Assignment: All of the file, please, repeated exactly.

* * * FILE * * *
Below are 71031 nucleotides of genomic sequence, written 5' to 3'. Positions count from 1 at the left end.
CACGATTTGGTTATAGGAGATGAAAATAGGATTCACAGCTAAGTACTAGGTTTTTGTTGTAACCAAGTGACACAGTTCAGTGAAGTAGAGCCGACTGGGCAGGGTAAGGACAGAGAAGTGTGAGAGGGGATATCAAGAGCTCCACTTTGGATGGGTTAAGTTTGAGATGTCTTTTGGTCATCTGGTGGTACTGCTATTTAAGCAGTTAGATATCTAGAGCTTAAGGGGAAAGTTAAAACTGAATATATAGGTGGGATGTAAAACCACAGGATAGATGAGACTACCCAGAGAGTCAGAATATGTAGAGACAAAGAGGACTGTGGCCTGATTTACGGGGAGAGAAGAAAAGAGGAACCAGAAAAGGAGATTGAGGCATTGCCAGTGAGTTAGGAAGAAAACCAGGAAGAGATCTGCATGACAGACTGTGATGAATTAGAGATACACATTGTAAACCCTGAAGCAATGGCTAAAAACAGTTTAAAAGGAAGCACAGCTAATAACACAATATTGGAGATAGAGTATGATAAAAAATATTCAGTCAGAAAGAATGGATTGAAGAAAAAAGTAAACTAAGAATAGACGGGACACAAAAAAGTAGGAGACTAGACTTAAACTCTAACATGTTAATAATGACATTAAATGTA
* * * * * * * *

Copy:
Below are 71031 nucleotides of genomic sequence, written 5' to 3'. Positions count from 1 at the left end.
CACGATTTGGTTATAGGAGATGAAAATAGGATTCACAGCTAAGTACTAGGTTTTTGTTGTAACCAAGTGACACAGTTCAGTGAAGTAGAGCCGACTGGGCAGGGTAAGGACAGAGAAGTGTGAGAGGGGATATCAAGAGCTCCACTTTGGATGGGTTAAGTTTGAGATGTCTTTTGGTCATCTGGTGGTACTGCTATTTAAGCAGTTAGATATCTAGAGCTTAAGGGGAAAGTTAAAACTGAATATATAGGTGGGATGTAAAACCACAGGATAGATGAGACTACCCAGAGAGTCAGAATATGTAGAGACAAAGAGGACTGTGGCCTGATTTACGGGGAGAGAAGAAAAGAGGAACCAGAAAAGGAGATTGAGGCATTGCCAGTGAGTTAGGAAGAAAACCAGGAAGAGATCTGCATGACAGACTGTGATGAATTAGAGATACACATTGTAAACCCTGAAGCAATGGCTAAAAACAGTTTAAAAGGAAGCACAGCTAATAACACAATATTGGAGATAGAGTATGATAAAAAATATTCAGTCAGAAAGAATGGATTGAAGAAAAAAGTAAACTAAGAATAGACGGGACACAAAAAAGTAGGAGACTAGACTTAAACTCTAACATGTTAATAATGACATTAAATGTA